6.3/10
720
34 user 15 critic

FM (1978)

PG | | Comedy, Drama, Music | 20 April 1978 (USA)
A mutiny ensues when a radio station's management decides to increase the number of commercials, including army recruitment ads. Rebellious DJs and other employees hijack the station and play only music before the authorities intervene.

Director:

John A. Alonzo

Writer:

Ezra Sacks
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Cast

Cast overview, first billed only:
Michael Brandon ... Jeff Dugan
Eileen Brennan ... Mother
Alex Karras ... Doc Holiday
Cleavon Little ... Prince
Martin Mull ... Eric Swan
Cassie Yates ... Laura Coe
Norman Lloyd ... Carl Billings
Jay Fenichel ... Bobby Douglas
James Keach ... Lt. Reach
Joe Smith Joe Smith ... Albert Driscoll
Tom Tarpey Tom Tarpey ... Regis Lamar
Janet Brandt Janet Brandt ... Alice
Mary Torrey Mary Torrey ... Cathy
Roberta Wallach ... Shari Smith
Terry Jastrow ... Michael J. Carlyle
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Storyline

Q-SKY is the #1 radio station in Los Angeles mainly because of the music they play, and running the station the way they want to. It has led them to a ratings success. The interesting radio personalities include: Jeff Dugan, rebellious head of the radio station; Mother, who is burned out from being a DJ; Eric Swan, a self centered romantic who wants more than just being a DJ; The Prince of Darkness, the hip night DJ; and Laura Coe, the easy-going type. The movie focuses on the battle between Jeff and his corporate bosses, who want more advertising and less music. Written by Pat McCurry <ccgrad97@aol.com>

Plot Summary | Add Synopsis

Taglines:

The movie coming at you at the speed of sound. See more »

Genres:

Comedy | Drama | Music

Certificate:

PG | See all certifications »
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Details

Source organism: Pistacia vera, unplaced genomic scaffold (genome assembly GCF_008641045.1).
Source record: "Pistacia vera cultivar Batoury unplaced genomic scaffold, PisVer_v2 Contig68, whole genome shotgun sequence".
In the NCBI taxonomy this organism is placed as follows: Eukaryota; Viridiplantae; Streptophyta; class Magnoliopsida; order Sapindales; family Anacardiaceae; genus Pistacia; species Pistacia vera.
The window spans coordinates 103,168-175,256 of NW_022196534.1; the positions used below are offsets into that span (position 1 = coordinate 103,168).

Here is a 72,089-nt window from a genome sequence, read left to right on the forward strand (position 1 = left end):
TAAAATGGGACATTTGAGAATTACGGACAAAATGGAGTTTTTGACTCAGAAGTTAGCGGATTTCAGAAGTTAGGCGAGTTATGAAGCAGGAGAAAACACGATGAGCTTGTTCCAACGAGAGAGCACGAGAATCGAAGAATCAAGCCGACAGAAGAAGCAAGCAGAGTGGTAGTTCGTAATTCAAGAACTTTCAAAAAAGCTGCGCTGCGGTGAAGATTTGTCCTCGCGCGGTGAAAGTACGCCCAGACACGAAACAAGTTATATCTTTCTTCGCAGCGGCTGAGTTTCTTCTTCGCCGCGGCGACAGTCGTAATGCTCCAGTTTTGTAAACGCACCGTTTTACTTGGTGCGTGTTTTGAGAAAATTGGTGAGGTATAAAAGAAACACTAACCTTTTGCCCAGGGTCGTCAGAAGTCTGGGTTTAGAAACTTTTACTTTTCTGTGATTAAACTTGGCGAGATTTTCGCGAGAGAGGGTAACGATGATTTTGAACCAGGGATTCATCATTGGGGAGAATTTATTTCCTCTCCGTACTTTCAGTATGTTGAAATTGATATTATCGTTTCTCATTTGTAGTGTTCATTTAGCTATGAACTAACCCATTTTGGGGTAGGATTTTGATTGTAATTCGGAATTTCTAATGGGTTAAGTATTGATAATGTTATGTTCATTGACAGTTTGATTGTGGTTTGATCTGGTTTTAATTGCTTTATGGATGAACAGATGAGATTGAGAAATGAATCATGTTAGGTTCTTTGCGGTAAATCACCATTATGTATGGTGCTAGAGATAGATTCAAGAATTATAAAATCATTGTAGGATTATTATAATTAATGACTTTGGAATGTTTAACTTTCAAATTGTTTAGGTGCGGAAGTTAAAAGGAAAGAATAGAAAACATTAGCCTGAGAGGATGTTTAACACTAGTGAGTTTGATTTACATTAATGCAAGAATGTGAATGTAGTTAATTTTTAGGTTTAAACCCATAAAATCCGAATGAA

Country:

USA

Language:

English

Release Date:

20 April 1978 (USA) See more »

Also Known As:

Fiebre musical See more »

Filming Locations:

Los Angeles, California, USA See more »

Company Credits

Production Co:

Universal Pictures See more »
Show more on IMDbPro »

Technical Specs

Runtime:

Sound Mix:

Dolby

Color:

Color

Aspect Ratio:

2.35 : 1
See full technical specs »
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Did You Know?

Trivia

The advertisement that was presented by the men in military uniforms was an actual advertisement for the delayed entry program which offered new recruits the opportunity to "grow your hair one more time". It was an attempt to make the Army more hip in light of the changing culture shortly after the Vietnam war. See more »

Goofs

The t-shirt Dugan after he gets out of bed early in the movie has the word "Hello" on the front but "Goodby" on the back, instead of "Goodbye". See more »

Quotes

The Mother: Don't worry, you still have me for two months because that's what my contract says.
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Soundtracks

Just The Way You Are
Written and performed by Billy Joel
Courtesy of COLUMBIA Records
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User Reviews

 
Turn Your Radio On
20 May 2005 | by virek213See all my reviews